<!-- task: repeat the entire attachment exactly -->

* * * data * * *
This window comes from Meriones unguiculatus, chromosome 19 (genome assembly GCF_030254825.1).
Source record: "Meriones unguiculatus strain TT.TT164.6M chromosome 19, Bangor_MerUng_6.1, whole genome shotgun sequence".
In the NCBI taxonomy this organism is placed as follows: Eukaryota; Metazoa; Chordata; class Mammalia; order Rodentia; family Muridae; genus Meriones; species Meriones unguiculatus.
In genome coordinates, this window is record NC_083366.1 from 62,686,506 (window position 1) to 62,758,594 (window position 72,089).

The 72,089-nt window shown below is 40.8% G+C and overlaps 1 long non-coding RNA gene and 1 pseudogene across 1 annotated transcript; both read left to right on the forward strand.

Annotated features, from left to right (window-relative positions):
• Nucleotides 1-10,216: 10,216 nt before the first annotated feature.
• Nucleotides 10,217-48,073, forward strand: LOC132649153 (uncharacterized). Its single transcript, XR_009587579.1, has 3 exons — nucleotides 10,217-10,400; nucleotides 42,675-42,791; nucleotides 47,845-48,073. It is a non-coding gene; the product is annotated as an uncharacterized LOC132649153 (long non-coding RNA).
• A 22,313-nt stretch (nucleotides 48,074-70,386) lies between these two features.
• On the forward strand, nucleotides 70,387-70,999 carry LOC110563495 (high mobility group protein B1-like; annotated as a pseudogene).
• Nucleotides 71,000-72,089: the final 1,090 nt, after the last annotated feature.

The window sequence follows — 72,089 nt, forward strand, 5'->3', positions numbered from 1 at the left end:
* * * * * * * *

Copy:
This window comes from Meriones unguiculatus, chromosome 19 (genome assembly GCF_030254825.1).
Source record: "Meriones unguiculatus strain TT.TT164.6M chromosome 19, Bangor_MerUng_6.1, whole genome shotgun sequence".
In the NCBI taxonomy this organism is placed as follows: Eukaryota; Metazoa; Chordata; class Mammalia; order Rodentia; family Muridae; genus Meriones; species Meriones unguiculatus.
In genome coordinates, this window is record NC_083366.1 from 62,686,506 (window position 1) to 62,758,594 (window position 72,089).

The 72,089-nt window shown below is 40.8% G+C and overlaps 1 long non-coding RNA gene and 1 pseudogene across 1 annotated transcript; both read left to right on the forward strand.

Annotated features, from left to right (window-relative positions):
• Nucleotides 1-10,216: 10,216 nt before the first annotated feature.
• Nucleotides 10,217-48,073, forward strand: LOC132649153 (uncharacterized). Its single transcript, XR_009587579.1, has 3 exons — nucleotides 10,217-10,400; nucleotides 42,675-42,791; nucleotides 47,845-48,073. It is a non-coding gene; the product is annotated as an uncharacterized LOC132649153 (long non-coding RNA).
• A 22,313-nt stretch (nucleotides 48,074-70,386) lies between these two features.
• On the forward strand, nucleotides 70,387-70,999 carry LOC110563495 (high mobility group protein B1-like; annotated as a pseudogene).
• Nucleotides 71,000-72,089: the final 1,090 nt, after the last annotated feature.

The window sequence follows — 72,089 nt, forward strand, 5'->3', positions numbered from 1 at the left end: